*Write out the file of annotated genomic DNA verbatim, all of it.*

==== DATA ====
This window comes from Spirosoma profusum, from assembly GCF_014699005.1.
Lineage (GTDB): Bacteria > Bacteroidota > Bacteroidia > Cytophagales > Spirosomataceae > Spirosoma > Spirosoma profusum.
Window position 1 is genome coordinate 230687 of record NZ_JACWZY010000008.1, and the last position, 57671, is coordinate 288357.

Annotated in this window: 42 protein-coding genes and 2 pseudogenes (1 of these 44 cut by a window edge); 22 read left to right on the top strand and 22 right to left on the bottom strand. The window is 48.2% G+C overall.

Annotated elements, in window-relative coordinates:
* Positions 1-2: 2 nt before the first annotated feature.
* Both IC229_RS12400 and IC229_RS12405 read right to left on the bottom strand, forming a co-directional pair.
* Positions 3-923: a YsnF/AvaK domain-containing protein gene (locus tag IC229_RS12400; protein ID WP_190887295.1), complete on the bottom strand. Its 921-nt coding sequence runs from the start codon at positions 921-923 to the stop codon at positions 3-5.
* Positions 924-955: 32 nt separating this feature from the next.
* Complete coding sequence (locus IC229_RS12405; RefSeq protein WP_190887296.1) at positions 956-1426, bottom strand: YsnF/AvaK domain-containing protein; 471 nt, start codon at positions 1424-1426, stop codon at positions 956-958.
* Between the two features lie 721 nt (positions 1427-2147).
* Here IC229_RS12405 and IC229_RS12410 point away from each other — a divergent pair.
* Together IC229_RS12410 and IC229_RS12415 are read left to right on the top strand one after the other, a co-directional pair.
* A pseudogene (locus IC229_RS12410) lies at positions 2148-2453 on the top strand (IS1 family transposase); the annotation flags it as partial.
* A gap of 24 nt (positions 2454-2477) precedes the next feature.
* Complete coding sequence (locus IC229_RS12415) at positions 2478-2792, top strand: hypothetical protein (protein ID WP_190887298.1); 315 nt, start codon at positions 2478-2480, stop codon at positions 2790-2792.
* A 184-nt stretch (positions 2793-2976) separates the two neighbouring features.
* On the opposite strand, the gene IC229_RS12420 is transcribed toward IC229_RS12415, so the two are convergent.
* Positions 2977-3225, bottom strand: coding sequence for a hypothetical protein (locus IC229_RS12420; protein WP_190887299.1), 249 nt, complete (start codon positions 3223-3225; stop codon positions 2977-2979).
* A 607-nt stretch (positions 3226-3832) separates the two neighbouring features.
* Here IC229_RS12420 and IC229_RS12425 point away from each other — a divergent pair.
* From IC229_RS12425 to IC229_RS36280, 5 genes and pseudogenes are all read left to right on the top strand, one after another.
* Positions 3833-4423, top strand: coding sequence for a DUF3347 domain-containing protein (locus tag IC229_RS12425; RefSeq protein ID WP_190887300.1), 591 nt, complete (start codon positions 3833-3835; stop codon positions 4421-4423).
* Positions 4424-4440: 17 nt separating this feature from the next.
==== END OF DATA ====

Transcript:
This window comes from Spirosoma profusum, from assembly GCF_014699005.1.
Lineage (GTDB): Bacteria > Bacteroidota > Bacteroidia > Cytophagales > Spirosomataceae > Spirosoma > Spirosoma profusum.
Window position 1 is genome coordinate 230687 of record NZ_JACWZY010000008.1, and the last position, 57671, is coordinate 288357.

Annotated in this window: 42 protein-coding genes and 2 pseudogenes (1 of these 44 cut by a window edge); 22 read left to right on the top strand and 22 right to left on the bottom strand. The window is 48.2% G+C overall.

Annotated elements, in window-relative coordinates:
* Positions 1-2: 2 nt before the first annotated feature.
* Both IC229_RS12400 and IC229_RS12405 read right to left on the bottom strand, forming a co-directional pair.
* Positions 3-923: a YsnF/AvaK domain-containing protein gene (locus tag IC229_RS12400; protein ID WP_190887295.1), complete on the bottom strand. Its 921-nt coding sequence runs from the start codon at positions 921-923 to the stop codon at positions 3-5.
* Positions 924-955: 32 nt separating this feature from the next.
* Complete coding sequence (locus IC229_RS12405; RefSeq protein WP_190887296.1) at positions 956-1426, bottom strand: YsnF/AvaK domain-containing protein; 471 nt, start codon at positions 1424-1426, stop codon at positions 956-958.
* Between the two features lie 721 nt (positions 1427-2147).
* Here IC229_RS12405 and IC229_RS12410 point away from each other — a divergent pair.
* Together IC229_RS12410 and IC229_RS12415 are read left to right on the top strand one after the other, a co-directional pair.
* A pseudogene (locus IC229_RS12410) lies at positions 2148-2453 on the top strand (IS1 family transposase); the annotation flags it as partial.
* A gap of 24 nt (positions 2454-2477) precedes the next feature.
* Complete coding sequence (locus IC229_RS12415) at positions 2478-2792, top strand: hypothetical protein (protein ID WP_190887298.1); 315 nt, start codon at positions 2478-2480, stop codon at positions 2790-2792.
* A 184-nt stretch (positions 2793-2976) separates the two neighbouring features.
* On the opposite strand, the gene IC229_RS12420 is transcribed toward IC229_RS12415, so the two are convergent.
* Positions 2977-3225, bottom strand: coding sequence for a hypothetical protein (locus IC229_RS12420; protein WP_190887299.1), 249 nt, complete (start codon positions 3223-3225; stop codon positions 2977-2979).
* A 607-nt stretch (positions 3226-3832) separates the two neighbouring features.
* Here IC229_RS12420 and IC229_RS12425 point away from each other — a divergent pair.
* From IC229_RS12425 to IC229_RS36280, 5 genes and pseudogenes are all read left to right on the top strand, one after another.
* Positions 3833-4423, top strand: coding sequence for a DUF3347 domain-containing protein (locus tag IC229_RS12425; RefSeq protein ID WP_190887300.1), 591 nt, complete (start codon positions 3833-3835; stop codon positions 4421-4423).
* Positions 4424-4440: 17 nt separating this feature from the next.